Workplace Stress

Understanding the Problem

Loneliness. Isolation. Uncertainty. Grief. Fear. Stress can increase these and other mental health challenges and can be harmful to our health. The amount and type of stress experienced varies from person to person due to many factors, including those experienced at work.

While there are many things in life that induce stress, work can be one of those factors. Workplace stress and poor mental health can negatively affect workers through their job performance and productivity, as well as with their engagement with others at work. It can also impact worker physical health, given that stress can be a risk factor for various cardiovascular diseases. However, workplaces can also be a key place for resources, solutions, and activities designed to improve our mental health and well-being.

Work has always presented various stress. Workers are constantly dealing with new stressors introduced to the workplace, and in some instances, these stressors have amplified other issues at work. More than 80% of US workers have reported experiencing workplace stress, and more than 50% believe their stress related to work impacts their life at home. Workplace stressors may include:

  • Concerns about job security (e.g., potential lay-offs, reductions in assigned hours).
  • Lack of access to the tools and equipment needed to perform work safely.
  • Fear of employer retaliation
  • Facing confrontation from customers, patients, co-workers, supervisors, or employers.
  • Adapting to new or different workspace and schedule or work rules.
  • Having to learn new or different tasks or take on more responsibilities.
  • Having to work more frequent or extended shifts or being unable to take adequate breaks.
  • Physically demanding work.
  • Learning new communication tools and dealing with technical difficulties.
  • Blurring of work-life boundaries, making it hard for workers to disconnect from the office.
  • Finding ways to work while simultaneously caring for children including overseeing online schooling or juggling other caregiving responsibilities while trying to work, such as caring for sick, elderly, or disabled household members.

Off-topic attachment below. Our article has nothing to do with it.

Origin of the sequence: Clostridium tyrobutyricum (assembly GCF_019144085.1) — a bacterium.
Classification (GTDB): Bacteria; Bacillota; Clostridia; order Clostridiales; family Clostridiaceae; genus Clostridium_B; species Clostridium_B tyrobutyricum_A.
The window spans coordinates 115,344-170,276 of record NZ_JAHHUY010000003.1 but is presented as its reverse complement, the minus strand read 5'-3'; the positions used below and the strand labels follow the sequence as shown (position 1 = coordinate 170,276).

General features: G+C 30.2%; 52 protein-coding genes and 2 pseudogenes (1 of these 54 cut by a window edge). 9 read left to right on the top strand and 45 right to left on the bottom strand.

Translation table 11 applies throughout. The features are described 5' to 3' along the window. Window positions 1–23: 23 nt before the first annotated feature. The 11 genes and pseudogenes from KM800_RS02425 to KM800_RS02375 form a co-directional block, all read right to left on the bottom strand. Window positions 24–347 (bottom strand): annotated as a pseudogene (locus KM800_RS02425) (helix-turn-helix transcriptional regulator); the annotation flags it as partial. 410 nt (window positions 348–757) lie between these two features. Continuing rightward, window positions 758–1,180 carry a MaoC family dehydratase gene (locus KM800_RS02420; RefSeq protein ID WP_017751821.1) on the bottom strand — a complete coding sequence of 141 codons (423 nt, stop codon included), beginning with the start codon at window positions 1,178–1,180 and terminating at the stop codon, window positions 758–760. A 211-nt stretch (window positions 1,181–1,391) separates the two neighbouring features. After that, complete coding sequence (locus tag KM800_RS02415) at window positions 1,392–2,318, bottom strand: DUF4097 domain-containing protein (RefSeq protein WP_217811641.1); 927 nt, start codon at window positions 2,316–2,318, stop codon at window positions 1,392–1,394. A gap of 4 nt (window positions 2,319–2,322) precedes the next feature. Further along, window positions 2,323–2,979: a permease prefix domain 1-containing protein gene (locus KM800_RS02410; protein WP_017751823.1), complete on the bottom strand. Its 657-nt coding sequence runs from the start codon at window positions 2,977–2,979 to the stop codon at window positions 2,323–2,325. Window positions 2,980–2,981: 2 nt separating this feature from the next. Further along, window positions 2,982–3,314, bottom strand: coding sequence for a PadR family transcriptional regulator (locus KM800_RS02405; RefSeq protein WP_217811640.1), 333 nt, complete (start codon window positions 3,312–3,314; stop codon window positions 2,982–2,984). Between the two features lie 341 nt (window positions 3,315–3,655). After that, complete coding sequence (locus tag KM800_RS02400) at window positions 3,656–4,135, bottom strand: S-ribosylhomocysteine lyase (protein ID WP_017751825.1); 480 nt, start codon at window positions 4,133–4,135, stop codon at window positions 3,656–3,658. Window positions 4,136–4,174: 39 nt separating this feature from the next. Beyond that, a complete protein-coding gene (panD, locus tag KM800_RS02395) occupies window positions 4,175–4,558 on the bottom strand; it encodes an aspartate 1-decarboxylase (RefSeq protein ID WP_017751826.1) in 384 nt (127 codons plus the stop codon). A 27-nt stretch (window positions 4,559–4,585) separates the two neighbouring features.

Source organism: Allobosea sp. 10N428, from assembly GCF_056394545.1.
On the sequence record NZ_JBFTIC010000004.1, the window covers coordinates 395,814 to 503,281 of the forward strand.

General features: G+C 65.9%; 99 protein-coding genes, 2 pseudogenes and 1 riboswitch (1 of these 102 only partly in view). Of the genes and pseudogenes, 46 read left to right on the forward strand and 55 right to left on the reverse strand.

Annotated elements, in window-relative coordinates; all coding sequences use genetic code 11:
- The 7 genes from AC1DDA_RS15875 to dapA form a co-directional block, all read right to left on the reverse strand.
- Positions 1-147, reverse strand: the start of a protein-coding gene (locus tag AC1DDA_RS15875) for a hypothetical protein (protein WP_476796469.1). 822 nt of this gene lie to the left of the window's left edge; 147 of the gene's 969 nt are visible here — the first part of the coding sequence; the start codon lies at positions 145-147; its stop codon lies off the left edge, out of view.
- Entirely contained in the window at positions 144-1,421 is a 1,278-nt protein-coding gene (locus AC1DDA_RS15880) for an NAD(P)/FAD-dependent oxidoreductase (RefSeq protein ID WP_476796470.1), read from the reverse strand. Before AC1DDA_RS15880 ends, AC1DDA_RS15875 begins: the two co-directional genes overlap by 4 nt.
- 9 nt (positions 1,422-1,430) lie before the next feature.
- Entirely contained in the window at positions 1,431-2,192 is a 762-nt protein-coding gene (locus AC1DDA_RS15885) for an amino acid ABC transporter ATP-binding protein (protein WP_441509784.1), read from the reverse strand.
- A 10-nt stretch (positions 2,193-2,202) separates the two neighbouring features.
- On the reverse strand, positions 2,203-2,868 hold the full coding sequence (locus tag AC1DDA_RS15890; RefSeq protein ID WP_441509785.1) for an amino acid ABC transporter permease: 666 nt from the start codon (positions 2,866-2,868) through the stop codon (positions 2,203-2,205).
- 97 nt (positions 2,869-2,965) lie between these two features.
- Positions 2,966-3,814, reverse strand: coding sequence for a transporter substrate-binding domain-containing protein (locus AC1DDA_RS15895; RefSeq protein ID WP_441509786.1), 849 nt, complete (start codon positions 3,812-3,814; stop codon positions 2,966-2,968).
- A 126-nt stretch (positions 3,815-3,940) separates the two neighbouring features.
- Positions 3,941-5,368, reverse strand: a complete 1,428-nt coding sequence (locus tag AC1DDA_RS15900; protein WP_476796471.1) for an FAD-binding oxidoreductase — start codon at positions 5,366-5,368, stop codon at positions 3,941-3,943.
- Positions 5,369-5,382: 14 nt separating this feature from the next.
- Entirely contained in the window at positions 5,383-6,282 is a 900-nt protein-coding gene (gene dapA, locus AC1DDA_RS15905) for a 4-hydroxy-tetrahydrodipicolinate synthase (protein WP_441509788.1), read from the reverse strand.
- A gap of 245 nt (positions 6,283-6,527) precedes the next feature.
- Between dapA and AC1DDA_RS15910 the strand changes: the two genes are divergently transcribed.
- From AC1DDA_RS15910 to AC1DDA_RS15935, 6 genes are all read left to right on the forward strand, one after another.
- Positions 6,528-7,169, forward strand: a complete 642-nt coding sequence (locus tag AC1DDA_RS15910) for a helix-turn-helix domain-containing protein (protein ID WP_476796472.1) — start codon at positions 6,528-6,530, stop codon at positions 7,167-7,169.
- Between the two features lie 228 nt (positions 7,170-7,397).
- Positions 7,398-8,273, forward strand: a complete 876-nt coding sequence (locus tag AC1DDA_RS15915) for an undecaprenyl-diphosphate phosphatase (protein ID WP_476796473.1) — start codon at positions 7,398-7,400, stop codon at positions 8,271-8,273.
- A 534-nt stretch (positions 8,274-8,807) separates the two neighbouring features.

• Concerns about work performance and productivity.
  • Concerns about the safety of using public transit as a commuting option.

These, and many other, work-related stressors can take a toll on a person's sense of well-being and negatively impact their mental health. For some, these stressors can contribute to serious problems, such as the development or exacerbation of mental health challenges (e.g., anxiety disorder, depression disorder or substance use disorders.) Psychologists and psychiatrists are sounding the alarm about a mental health crisis forming, and data supporting their concerns have started to emerge. As one example, survey results from the Centers for Disease Control and Prevention (CDC) suggest that about 40 percent of U.S. adults were experiencing negative mental or behavioral health effects in June 2020, including symptoms of anxiety disorder or depressive disorder, trauma-related symptoms, new or increased substance use, or suicidal thoughts. An article published by the National Safety Council in August 2020 detailing a spike in opioid overdoses further highlights the need for more mental health resources.

Because of the many potential stressor's workers may be experiencing, a comprehensive approach is needed to address stressors throughout the community, and employers can be part of the solution. More than 85% of employees surveyed in 2021 by the American Psychological Association reported that actions from their employer would help their mental health. The goal is to find ways to alleviate or remove stressors in the workplace to the greatest extent possible, build coping and resiliency supports, and ensure that people who need help know where to turn. This toolkit offers resources and tips that employers, workers, and co-workers can use to support each other. Unions and worker organizations can also use these resources to support worker mental health.

OSHA Resources